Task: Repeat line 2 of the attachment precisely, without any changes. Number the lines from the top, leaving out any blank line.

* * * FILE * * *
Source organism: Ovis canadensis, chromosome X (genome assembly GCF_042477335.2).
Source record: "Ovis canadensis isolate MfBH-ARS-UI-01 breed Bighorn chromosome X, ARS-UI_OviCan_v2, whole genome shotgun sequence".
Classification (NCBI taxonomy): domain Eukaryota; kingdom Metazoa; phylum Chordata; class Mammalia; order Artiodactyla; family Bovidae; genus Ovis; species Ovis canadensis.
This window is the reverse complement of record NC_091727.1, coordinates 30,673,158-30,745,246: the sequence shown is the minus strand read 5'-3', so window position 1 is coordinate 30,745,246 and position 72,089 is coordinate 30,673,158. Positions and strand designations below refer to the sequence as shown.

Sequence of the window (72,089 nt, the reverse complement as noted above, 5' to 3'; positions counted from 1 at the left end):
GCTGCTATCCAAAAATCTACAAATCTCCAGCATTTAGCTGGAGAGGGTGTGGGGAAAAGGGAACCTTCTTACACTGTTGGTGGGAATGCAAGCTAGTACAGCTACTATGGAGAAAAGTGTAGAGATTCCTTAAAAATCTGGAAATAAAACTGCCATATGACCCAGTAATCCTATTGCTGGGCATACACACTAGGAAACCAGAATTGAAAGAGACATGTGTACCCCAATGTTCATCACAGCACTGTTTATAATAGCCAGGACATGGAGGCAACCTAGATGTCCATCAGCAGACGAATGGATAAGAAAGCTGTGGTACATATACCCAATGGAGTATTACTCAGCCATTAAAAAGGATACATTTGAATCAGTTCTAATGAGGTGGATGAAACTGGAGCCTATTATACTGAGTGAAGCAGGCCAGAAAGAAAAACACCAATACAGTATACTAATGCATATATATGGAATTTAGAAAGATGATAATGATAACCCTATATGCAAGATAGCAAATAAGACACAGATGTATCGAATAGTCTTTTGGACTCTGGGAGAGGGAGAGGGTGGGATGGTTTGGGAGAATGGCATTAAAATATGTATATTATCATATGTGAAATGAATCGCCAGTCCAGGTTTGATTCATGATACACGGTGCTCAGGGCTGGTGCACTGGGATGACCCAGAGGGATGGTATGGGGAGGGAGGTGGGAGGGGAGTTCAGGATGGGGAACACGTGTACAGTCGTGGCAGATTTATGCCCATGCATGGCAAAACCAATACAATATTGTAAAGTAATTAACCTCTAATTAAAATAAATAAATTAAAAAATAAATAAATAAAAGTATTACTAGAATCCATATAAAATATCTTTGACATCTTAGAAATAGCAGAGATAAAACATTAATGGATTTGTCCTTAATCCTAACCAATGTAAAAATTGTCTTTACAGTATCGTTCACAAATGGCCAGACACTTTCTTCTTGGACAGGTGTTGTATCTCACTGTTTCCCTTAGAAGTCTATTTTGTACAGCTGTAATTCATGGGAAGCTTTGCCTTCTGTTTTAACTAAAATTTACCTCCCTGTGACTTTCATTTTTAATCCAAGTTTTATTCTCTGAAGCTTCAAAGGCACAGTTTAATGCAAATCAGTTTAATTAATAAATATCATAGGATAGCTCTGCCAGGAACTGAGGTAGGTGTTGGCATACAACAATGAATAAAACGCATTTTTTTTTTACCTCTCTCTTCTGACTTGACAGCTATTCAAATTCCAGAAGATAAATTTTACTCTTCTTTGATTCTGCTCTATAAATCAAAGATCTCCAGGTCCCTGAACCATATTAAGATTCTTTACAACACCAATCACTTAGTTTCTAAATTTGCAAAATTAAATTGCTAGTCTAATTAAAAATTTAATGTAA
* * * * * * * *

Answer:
Source record: "Ovis canadensis isolate MfBH-ARS-UI-01 breed Bighorn chromosome X, ARS-UI_OviCan_v2, whole genome shotgun sequence".